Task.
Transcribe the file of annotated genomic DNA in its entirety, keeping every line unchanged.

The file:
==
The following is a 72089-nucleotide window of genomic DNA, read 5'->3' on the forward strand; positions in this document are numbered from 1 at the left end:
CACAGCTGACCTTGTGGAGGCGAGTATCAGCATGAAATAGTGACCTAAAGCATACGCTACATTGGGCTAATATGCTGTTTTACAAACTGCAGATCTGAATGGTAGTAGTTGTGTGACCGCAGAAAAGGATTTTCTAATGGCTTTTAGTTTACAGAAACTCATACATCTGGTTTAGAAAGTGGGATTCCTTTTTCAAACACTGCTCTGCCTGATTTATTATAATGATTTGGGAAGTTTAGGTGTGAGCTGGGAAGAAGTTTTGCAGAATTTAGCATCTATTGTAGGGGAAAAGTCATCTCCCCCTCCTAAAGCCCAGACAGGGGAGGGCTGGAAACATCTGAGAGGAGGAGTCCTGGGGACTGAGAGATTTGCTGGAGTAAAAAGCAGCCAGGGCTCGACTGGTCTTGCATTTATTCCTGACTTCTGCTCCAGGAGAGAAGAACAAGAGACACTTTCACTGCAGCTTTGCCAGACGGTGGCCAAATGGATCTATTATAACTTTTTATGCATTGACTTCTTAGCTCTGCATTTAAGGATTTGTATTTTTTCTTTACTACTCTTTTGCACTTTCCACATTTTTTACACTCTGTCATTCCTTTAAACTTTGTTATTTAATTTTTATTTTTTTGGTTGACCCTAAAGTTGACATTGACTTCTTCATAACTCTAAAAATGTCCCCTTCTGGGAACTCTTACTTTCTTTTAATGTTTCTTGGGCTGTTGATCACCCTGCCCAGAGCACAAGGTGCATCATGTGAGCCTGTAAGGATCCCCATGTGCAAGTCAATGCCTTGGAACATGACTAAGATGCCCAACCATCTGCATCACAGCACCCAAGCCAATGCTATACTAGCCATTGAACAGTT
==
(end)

The following is a 72089-nucleotide window of genomic DNA, read 5'->3' on the forward strand; positions in this document are numbered from 1 at the left end:
CACAGCTGACCTTGTGGAGGCGAGTATCAGCATGAAATAGTGACCTAAAGCATACGCTACATTGGGCTAATATGCTGTTTTACAAACTGCAGATCTGAATGGTAGTAGTTGTGTGACCGCAGAAAAGGATTTTCTAATGGCTTTTAGTTTACAGAAACTCATACATCTGGTTTAGAAAGTGGGATTCCTTTTTCAAACACTGCTCTGCCTGATTTATTATAATGATTTGGGAAGTTTAGGTGTGAGCTGGGAAGAAGTTTTGCAGAATTTAGCATCTATTGTAGGGGAAAAGTCATCTCCCCCTCCTAAAGCCCAGACAGGGGAGGGCTGGAAACATCTGAGAGGAGGAGTCCTGGGGACTGAGAGATTTGCTGGAGTAAAAAGCAGCCAGGGCTCGACTGGTCTTGCATTTATTCCTGACTTCTGCTCCAGGAGAGAAGAACAAGAGACACTTTCACTGCAGCTTTGCCAGACGGTGGCCAAATGGATCTATTATAACTTTTTATGCATTGACTTCTTAGCTCTGCATTTAAGGATTTGTATTTTTTCTTTACTACTCTTTTGCACTTTCCACATTTTTTACACTCTGTCATTCCTTTAAACTTTGTTATTTAATTTTTATTTTTTTGGTTGACCCTAAAGTTGACATTGACTTCTTCATAACTCTAAAAATGTCCCCTTCTGGGAACTCTTACTTTCTTTTAATGTTTCTTGGGCTGTTGATCACCCTGCCCAGAGCACAAGGTGCATCATGTGAGCCTGTAAGGATCCCCATGTGCAAGTCAATGCCTTGGAACATGACTAAGATGCCCAACCATCTGCATCACAGCACCCAAGCCAATGCTATACTAGCCATTGAACAGTT